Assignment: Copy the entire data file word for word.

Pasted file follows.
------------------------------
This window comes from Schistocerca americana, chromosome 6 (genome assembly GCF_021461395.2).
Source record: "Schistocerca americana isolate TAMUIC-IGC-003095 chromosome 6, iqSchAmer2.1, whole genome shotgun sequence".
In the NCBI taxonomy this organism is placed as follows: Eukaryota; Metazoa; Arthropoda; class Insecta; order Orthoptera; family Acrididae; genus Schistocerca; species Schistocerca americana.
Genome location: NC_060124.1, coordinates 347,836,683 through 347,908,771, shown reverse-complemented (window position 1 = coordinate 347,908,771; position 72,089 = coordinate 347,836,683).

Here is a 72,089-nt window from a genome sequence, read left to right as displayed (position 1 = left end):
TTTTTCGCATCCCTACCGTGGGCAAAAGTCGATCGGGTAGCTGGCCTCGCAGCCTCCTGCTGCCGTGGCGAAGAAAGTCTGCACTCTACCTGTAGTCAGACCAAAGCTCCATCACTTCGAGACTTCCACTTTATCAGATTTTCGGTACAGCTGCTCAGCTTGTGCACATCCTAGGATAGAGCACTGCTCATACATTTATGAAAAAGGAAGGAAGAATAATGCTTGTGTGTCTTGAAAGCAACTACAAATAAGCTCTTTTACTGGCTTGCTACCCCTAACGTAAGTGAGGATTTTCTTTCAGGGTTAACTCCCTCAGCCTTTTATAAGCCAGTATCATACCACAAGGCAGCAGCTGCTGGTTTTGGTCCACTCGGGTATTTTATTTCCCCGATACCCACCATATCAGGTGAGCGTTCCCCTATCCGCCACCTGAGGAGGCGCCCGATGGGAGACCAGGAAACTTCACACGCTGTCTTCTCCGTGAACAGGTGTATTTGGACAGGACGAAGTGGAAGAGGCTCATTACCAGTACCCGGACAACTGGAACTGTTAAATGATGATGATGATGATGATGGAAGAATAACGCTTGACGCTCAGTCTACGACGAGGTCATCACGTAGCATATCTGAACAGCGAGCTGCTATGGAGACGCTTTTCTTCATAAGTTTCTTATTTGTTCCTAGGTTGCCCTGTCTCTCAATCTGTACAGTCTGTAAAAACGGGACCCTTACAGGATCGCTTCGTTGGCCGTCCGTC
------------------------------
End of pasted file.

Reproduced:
This window comes from Schistocerca americana, chromosome 6 (genome assembly GCF_021461395.2).
Source record: "Schistocerca americana isolate TAMUIC-IGC-003095 chromosome 6, iqSchAmer2.1, whole genome shotgun sequence".
In the NCBI taxonomy this organism is placed as follows: Eukaryota; Metazoa; Arthropoda; class Insecta; order Orthoptera; family Acrididae; genus Schistocerca; species Schistocerca americana.
Genome location: NC_060124.1, coordinates 347,836,683 through 347,908,771, shown reverse-complemented (window position 1 = coordinate 347,908,771; position 72,089 = coordinate 347,836,683).

Here is a 72,089-nt window from a genome sequence, read left to right as displayed (position 1 = left end):
TTTTTCGCATCCCTACCGTGGGCAAAAGTCGATCGGGTAGCTGGCCTCGCAGCCTCCTGCTGCCGTGGCGAAGAAAGTCTGCACTCTACCTGTAGTCAGACCAAAGCTCCATCACTTCGAGACTTCCACTTTATCAGATTTTCGGTACAGCTGCTCAGCTTGTGCACATCCTAGGATAGAGCACTGCTCATACATTTATGAAAAAGGAAGGAAGAATAATGCTTGTGTGTCTTGAAAGCAACTACAAATAAGCTCTTTTACTGGCTTGCTACCCCTAACGTAAGTGAGGATTTTCTTTCAGGGTTAACTCCCTCAGCCTTTTATAAGCCAGTATCATACCACAAGGCAGCAGCTGCTGGTTTTGGTCCACTCGGGTATTTTATTTCCCCGATACCCACCATATCAGGTGAGCGTTCCCCTATCCGCCACCTGAGGAGGCGCCCGATGGGAGACCAGGAAACTTCACACGCTGTCTTCTCCGTGAACAGGTGTATTTGGACAGGACGAAGTGGAAGAGGCTCATTACCAGTACCCGGACAACTGGAACTGTTAAATGATGATGATGATGATGATGGAAGAATAACGCTTGACGCTCAGTCTACGACGAGGTCATCACGTAGCATATCTGAACAGCGAGCTGCTATGGAGACGCTTTTCTTCATAAGTTTCTTATTTGTTCCTAGGTTGCCCTGTCTCTCAATCTGTACAGTCTGTAAAAACGGGACCCTTACAGGATCGCTTCGTTGGCCGTCCGTC